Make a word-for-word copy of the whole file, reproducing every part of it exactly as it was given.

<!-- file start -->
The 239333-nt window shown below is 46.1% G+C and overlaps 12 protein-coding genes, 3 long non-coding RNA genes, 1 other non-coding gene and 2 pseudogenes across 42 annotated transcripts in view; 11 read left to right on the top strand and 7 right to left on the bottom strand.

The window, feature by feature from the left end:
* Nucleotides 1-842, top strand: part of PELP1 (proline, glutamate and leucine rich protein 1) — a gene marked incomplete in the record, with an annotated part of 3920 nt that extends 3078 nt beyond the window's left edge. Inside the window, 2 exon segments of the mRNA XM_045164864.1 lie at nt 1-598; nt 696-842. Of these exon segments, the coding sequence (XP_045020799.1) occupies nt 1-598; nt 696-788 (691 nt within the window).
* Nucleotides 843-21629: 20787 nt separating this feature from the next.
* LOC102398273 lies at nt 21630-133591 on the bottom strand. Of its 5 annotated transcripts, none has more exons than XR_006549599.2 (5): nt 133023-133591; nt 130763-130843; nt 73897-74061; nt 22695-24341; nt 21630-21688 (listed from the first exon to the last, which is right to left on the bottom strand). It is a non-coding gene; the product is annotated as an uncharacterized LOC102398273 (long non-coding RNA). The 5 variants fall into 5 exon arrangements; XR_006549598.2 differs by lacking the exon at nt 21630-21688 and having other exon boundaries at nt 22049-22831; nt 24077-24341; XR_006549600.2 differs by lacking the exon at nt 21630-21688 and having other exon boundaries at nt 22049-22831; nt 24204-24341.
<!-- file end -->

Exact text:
The 239333-nt window shown below is 46.1% G+C and overlaps 12 protein-coding genes, 3 long non-coding RNA genes, 1 other non-coding gene and 2 pseudogenes across 42 annotated transcripts in view; 11 read left to right on the top strand and 7 right to left on the bottom strand.

The window, feature by feature from the left end:
* Nucleotides 1-842, top strand: part of PELP1 (proline, glutamate and leucine rich protein 1) — a gene marked incomplete in the record, with an annotated part of 3920 nt that extends 3078 nt beyond the window's left edge. Inside the window, 2 exon segments of the mRNA XM_045164864.1 lie at nt 1-598; nt 696-842. Of these exon segments, the coding sequence (XP_045020799.1) occupies nt 1-598; nt 696-788 (691 nt within the window).
* Nucleotides 843-21629: 20787 nt separating this feature from the next.
* LOC102398273 lies at nt 21630-133591 on the bottom strand. Of its 5 annotated transcripts, none has more exons than XR_006549599.2 (5): nt 133023-133591; nt 130763-130843; nt 73897-74061; nt 22695-24341; nt 21630-21688 (listed from the first exon to the last, which is right to left on the bottom strand). It is a non-coding gene; the product is annotated as an uncharacterized LOC102398273 (long non-coding RNA). The 5 variants fall into 5 exon arrangements; XR_006549598.2 differs by lacking the exon at nt 21630-21688 and having other exon boundaries at nt 22049-22831; nt 24077-24341; XR_006549600.2 differs by lacking the exon at nt 21630-21688 and having other exon boundaries at nt 22049-22831; nt 24204-24341.